In Mind Craft, Eileen Quinlan’s fourth solo exhibition at Miguel Abreu Gallery, the artist continues her move towards the articulation of a heterogeneous regime of the image, through a literal and symbolic investigation of the screen.
In Quinlan’s previous gallery exhibition, Curtains, figurative, abstract, and imageless black and white photographic negatives were degraded by the development process itself, or acted upon by the artist – positing the screen as a type of barrier, a flimsy façade of fixity to be lacerated, punctured, broken down. In Mind Craft, Quinlan’s investigation into heterogeneity opens up on the digital, and the screen reemerges having morphed into an evasive live surface that absorbs, reflects, simmers, recedes, and buckles under the restraint of its own materiality.
Here, chemical abstractions, in which the film images itself, appear alongside myriad new series. In a bold undertaking, Quinlan reckons with all categories of photography in terms of both technique and content: the landscape, the nude, the selfie, the scan, are presented in succession, subtly breaking down the borders between black and white and color, digital and analog. Quinlan comes to terms with the ubiquity of the photographic image with this broad, medium specific investigation, negating the idea of abstraction as an evacuation, and presenting the planar surface as a layer of reality to be contended with and deciphered.
In the work Where’s My Water, sheets of pool liner printed with digitally collaged quasi-classical motifs are cut and woven into a traditional Amish Bar quilt pattern. With the assistance of these printed digital composites, pools themselves function as screens, the liner as a kind of screen-saver, a virtual backdrop trafficking in economic and cultural fantasy.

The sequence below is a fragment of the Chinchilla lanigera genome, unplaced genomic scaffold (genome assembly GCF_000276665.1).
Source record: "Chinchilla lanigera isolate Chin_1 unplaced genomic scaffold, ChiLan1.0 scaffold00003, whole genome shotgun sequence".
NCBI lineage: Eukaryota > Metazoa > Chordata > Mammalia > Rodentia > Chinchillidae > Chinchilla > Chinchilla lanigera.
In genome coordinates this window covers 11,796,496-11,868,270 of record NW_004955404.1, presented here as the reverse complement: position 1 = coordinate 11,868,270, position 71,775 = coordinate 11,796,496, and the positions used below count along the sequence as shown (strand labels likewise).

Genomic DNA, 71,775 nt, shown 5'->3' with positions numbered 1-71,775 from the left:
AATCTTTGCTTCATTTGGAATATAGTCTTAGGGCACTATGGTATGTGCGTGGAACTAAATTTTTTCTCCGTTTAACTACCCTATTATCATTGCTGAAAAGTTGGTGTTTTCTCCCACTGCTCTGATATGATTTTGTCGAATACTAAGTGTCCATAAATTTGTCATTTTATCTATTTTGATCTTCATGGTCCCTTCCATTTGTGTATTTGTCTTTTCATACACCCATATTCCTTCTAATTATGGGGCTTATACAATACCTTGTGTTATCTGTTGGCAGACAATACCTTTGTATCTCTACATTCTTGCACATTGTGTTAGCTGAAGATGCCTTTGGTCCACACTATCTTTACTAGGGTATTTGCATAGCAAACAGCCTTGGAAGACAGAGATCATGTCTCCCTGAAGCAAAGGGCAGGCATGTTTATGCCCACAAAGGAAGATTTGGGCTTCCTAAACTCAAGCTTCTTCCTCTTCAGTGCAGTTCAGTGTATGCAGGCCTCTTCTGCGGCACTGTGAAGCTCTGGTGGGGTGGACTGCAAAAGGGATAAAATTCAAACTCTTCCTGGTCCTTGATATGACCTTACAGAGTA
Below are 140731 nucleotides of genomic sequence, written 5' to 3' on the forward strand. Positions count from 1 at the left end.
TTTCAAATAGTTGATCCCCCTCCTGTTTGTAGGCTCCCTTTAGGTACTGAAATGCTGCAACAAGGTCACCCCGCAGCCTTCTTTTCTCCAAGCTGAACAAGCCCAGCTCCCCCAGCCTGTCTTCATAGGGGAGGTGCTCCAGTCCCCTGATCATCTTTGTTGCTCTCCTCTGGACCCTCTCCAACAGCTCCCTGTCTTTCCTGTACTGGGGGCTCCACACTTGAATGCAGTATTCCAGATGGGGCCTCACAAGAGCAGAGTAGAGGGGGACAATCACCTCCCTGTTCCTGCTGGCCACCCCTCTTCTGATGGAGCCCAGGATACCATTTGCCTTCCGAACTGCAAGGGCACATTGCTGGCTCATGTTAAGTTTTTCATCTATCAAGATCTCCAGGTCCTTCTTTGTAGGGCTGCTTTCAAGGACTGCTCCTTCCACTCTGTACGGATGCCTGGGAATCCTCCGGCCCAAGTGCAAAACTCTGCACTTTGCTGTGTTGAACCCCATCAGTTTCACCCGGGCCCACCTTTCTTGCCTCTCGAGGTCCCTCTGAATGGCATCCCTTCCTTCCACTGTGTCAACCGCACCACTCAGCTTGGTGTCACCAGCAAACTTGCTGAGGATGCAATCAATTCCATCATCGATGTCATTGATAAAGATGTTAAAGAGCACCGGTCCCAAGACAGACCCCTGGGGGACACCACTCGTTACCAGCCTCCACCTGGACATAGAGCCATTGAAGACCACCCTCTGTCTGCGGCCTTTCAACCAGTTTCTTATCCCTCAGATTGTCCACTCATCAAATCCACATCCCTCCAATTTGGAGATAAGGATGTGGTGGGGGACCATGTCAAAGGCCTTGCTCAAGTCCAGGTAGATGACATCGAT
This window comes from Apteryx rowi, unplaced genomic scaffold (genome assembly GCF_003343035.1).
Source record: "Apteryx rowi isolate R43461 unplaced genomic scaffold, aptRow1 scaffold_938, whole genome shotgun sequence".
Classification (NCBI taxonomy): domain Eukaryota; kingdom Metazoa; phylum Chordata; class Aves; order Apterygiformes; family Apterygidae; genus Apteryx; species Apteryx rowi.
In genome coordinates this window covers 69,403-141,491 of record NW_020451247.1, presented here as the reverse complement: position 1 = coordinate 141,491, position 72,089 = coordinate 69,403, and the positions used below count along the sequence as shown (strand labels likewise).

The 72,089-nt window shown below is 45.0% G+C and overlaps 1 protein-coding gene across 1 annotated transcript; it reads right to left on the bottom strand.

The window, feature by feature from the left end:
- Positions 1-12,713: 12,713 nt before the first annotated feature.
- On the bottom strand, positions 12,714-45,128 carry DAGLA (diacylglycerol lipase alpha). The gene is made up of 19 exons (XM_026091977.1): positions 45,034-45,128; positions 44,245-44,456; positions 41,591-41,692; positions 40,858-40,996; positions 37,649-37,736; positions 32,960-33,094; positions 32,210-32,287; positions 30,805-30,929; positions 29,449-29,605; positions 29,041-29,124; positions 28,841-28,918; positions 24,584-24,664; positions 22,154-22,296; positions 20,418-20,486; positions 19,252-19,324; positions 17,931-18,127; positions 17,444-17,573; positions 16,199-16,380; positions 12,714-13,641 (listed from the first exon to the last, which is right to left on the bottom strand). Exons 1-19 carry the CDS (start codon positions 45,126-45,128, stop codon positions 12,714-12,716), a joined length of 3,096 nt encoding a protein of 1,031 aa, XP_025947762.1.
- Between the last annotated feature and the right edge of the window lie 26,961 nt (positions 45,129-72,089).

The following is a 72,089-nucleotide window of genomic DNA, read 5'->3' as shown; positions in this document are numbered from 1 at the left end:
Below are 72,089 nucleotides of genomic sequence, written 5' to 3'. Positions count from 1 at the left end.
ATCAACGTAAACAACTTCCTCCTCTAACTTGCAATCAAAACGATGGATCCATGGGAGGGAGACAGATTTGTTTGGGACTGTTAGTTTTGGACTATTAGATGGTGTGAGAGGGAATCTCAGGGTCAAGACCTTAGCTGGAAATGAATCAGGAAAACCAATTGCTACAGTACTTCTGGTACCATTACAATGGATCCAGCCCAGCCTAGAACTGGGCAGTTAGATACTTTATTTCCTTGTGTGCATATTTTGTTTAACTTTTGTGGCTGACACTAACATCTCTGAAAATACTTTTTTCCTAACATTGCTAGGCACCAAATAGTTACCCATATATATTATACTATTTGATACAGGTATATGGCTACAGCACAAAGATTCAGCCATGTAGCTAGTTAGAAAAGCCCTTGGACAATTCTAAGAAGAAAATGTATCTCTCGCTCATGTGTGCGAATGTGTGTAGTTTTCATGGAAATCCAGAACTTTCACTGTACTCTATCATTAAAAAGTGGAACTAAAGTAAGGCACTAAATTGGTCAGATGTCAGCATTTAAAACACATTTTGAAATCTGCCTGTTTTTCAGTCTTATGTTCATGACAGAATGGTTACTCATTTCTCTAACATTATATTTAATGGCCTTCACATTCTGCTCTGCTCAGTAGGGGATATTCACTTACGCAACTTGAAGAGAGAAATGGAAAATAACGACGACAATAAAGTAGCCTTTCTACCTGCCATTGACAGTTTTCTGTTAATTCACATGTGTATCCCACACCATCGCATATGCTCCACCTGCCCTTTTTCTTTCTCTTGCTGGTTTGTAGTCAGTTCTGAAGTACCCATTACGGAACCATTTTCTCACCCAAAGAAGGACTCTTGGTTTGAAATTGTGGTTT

In her series of large-format color c-prints, titled after video games, Quinlan slides mirrors across the glass plate of a flatbed scanner while the machine operates, reflecting the scan head’s light back into the lens. The resulting imageless, multicolored refractions are both articulated and captured by the scanner itself. Black and white silver gelatin photographs of forests and wildlife shot from life by the artist are interspersed with re-photographs of similar, readily available images downloaded from the internet; animals, trees, stars. Quinlan licensed documentary photographs from a news agency—a ruin in Palmyra targeted by ISIL in May, a restaurant window in Paris shattered during the violent November massacre—and re-photographed printouts of the images on a copy stand, a proto-scanner apparatus used by commercial photographers to position the camera lens perpendicular to its subject below. In a series of nudes, parts of Quinlan’s body are photographed pressed against the invisible but mediating glass pane of a shower door.
A grid of mirrors installed in the gallery’s 36 Orchard Street location hangs perpendicular to a black wall, upon which hangs a single photograph by the artist. Activated but blank, the mirrors suggest the unresponsive haptic surface of a device that has powered down. The mirror functions both as an allegorical category of the photograph, and a motif that Quinlan has utilized since she began to use photography.
Quinlan’s consideration of the screen here presents an ocular trap, a site for projection and absorption, granting the viewer illusory access to remote image-worlds (Palmyra, Atlantis, “nature”) lacquered in a slippery sense of authenticity.